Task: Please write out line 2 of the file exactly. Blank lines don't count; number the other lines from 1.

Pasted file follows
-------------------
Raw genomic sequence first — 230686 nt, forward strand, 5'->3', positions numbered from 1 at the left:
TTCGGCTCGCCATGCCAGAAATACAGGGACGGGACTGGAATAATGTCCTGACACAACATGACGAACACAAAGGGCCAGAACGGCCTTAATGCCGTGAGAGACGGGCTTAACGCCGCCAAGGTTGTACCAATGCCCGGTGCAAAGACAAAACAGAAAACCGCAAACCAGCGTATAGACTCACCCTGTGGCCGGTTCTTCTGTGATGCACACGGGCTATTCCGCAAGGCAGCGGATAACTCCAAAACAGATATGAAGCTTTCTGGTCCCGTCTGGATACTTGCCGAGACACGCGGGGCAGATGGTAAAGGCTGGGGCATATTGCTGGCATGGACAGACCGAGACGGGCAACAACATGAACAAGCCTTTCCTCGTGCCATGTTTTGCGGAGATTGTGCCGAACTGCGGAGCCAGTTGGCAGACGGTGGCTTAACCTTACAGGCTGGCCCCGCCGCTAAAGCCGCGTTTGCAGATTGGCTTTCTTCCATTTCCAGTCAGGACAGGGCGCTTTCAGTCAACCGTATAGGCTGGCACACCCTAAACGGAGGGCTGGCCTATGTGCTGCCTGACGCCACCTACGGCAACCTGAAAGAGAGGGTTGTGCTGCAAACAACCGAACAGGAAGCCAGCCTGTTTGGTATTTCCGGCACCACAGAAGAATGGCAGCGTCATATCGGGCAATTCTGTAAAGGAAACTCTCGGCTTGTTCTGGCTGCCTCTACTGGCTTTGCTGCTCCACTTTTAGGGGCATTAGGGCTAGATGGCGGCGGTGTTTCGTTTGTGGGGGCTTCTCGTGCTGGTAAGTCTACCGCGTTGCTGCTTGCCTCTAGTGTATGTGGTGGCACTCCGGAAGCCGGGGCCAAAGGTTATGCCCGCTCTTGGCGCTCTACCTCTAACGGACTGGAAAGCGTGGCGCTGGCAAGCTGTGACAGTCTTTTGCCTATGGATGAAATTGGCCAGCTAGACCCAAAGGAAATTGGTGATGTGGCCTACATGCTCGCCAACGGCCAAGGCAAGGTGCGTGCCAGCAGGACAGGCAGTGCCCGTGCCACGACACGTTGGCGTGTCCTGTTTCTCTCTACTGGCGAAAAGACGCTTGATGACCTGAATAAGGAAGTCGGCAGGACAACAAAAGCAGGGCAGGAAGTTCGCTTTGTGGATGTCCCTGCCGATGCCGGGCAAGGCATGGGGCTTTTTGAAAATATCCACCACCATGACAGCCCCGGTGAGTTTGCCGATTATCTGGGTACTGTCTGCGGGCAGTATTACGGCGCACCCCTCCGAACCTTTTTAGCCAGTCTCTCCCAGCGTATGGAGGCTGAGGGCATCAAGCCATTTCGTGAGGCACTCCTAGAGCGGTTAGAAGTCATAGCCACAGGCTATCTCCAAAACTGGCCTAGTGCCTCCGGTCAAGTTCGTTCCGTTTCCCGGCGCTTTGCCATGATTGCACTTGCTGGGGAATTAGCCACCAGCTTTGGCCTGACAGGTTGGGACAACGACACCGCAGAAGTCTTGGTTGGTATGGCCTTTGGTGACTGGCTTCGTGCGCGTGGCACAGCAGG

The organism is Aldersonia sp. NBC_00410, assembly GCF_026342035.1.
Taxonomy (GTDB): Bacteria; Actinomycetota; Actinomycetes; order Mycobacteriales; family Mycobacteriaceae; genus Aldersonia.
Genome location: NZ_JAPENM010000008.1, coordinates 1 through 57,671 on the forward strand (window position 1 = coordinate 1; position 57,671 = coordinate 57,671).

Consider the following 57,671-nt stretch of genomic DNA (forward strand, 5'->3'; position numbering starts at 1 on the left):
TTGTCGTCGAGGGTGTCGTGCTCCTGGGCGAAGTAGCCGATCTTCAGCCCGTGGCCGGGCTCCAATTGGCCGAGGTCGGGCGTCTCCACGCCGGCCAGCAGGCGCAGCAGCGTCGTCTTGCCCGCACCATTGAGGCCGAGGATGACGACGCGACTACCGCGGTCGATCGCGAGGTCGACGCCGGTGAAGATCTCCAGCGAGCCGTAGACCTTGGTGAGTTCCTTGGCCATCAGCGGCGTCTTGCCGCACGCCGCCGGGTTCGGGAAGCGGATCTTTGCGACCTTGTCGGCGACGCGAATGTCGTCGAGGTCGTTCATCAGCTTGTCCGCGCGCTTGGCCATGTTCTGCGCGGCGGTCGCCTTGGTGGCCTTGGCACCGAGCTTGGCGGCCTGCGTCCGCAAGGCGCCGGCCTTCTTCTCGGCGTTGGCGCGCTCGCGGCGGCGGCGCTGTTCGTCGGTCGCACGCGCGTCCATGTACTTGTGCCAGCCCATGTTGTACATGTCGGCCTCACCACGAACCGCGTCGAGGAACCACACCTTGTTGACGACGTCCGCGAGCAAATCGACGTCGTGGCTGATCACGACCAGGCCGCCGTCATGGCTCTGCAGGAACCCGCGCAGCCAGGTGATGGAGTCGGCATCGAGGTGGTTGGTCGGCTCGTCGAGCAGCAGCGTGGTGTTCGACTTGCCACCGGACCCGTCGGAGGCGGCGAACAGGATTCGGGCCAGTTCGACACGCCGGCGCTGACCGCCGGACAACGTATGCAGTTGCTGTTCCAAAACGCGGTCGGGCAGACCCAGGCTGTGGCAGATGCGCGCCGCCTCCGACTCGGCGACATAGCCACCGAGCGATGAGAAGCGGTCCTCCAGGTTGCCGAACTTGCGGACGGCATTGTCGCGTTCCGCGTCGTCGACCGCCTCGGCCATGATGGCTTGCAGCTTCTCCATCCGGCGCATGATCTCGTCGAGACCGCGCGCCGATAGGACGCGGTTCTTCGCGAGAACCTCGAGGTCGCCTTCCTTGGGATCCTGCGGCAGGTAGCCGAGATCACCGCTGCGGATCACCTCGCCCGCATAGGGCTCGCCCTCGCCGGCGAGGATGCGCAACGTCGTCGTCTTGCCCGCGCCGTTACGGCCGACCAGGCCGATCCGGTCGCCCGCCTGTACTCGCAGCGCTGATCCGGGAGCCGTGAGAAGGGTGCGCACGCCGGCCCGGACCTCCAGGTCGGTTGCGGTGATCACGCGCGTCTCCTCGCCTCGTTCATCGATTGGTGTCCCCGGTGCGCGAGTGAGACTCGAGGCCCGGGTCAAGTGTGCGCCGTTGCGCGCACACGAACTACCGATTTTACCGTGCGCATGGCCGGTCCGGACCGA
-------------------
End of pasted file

TTCGGCTCGCCATGCCAGAAATACAGGGACGGGACTGGAATAATGTCCTGACACAACATGACGAACACAAAGGGCCAGAACGGCCTTAATGCCGTGAGAGACGGGCTTAACGCCGCCAAGGTTGTACCAATGCCCGGTGCAAAGACAAAACAGAAAACCGCAAACCAGCGTATAGACTCACCCTGTGGCCGGTTCTTCTGTGATGCACACGGGCTATTCCGCAAGGCAGCGGATAACTCCAAAACAGATATGAAGCTTTCTGGTCCCGTCTGGATACTTGCCGAGACACGCGGGGCAGATGGTAAAGGCTGGGGCATATTGCTGGCATGGACAGACCGAGACGGGCAACAACATGAACAAGCCTTTCCTCGTGCCATGTTTTGCGGAGATTGTGCCGAACTGCGGAGCCAGTTGGCAGACGGTGGCTTAACCTTACAGGCTGGCCCCGCCGCTAAAGCCGCGTTTGCAGATTGGCTTTCTTCCATTTCCAGTCAGGACAGGGCGCTTTCAGTCAACCGTATAGGCTGGCACACCCTAAACGGAGGGCTGGCCTATGTGCTGCCTGACGCCACCTACGGCAACCTGAAAGAGAGGGTTGTGCTGCAAACAACCGAACAGGAAGCCAGCCTGTTTGGTATTTCCGGCACCACAGAAGAATGGCAGCGTCATATCGGGCAATTCTGTAAAGGAAACTCTCGGCTTGTTCTGGCTGCCTCTACTGGCTTTGCTGCTCCACTTTTAGGGGCATTAGGGCTAGATGGCGGCGGTGTTTCGTTTGTGGGGGCTTCTCGTGCTGGTAAGTCTACCGCGTTGCTGCTTGCCTCTAGTGTATGTGGTGGCACTCCGGAAGCCGGGGCCAAAGGTTATGCCCGCTCTTGGCGCTCTACCTCTAACGGACTGGAAAGCGTGGCGCTGGCAAGCTGTGACAGTCTTTTGCCTATGGATGAAATTGGCCAGCTAGACCCAAAGGAAATTGGTGATGTGGCCTACATGCTCGCCAACGGCCAAGGCAAGGTGCGTGCCAGCAGGACAGGCAGTGCCCGTGCCACGACACGTTGGCGTGTCCTGTTTCTCTCTACTGGCGAAAAGACGCTTGATGACCTGAATAAGGAAGTCGGCAGGACAACAAAAGCAGGGCAGGAAGTTCGCTTTGTGGATGTCCCTGCCGATGCCGGGCAAGGCATGGGGCTTTTTGAAAATATCCACCACCATGACAGCCCCGGTGAGTTTGCCGATTATCTGGGTACTGTCTGCGGGCAGTATTACGGCGCACCCCTCCGAACCTTTTTAGCCAGTCTCTCCCAGCGTATGGAGGCTGAGGGCATCAAGCCATTTCGTGAGGCACTCCTAGAGCGGTTAGAAGTCATAGCCACAGGCTATCTCCAAAACTGGCCTAGTGCCTCCGGTCAAGTTCGTTCCGTTTCCCGGCGCTTTGCCATGATTGCACTTGCTGGGGAATTAGCCACCAGCTTTGGCCTGACAGGTTGGGACAACGACACCGCAGAAGTCTTGGTTGGTATGGCCTTTGGTGACTGGCTTCGTGCGCGTGGCACAGCAGG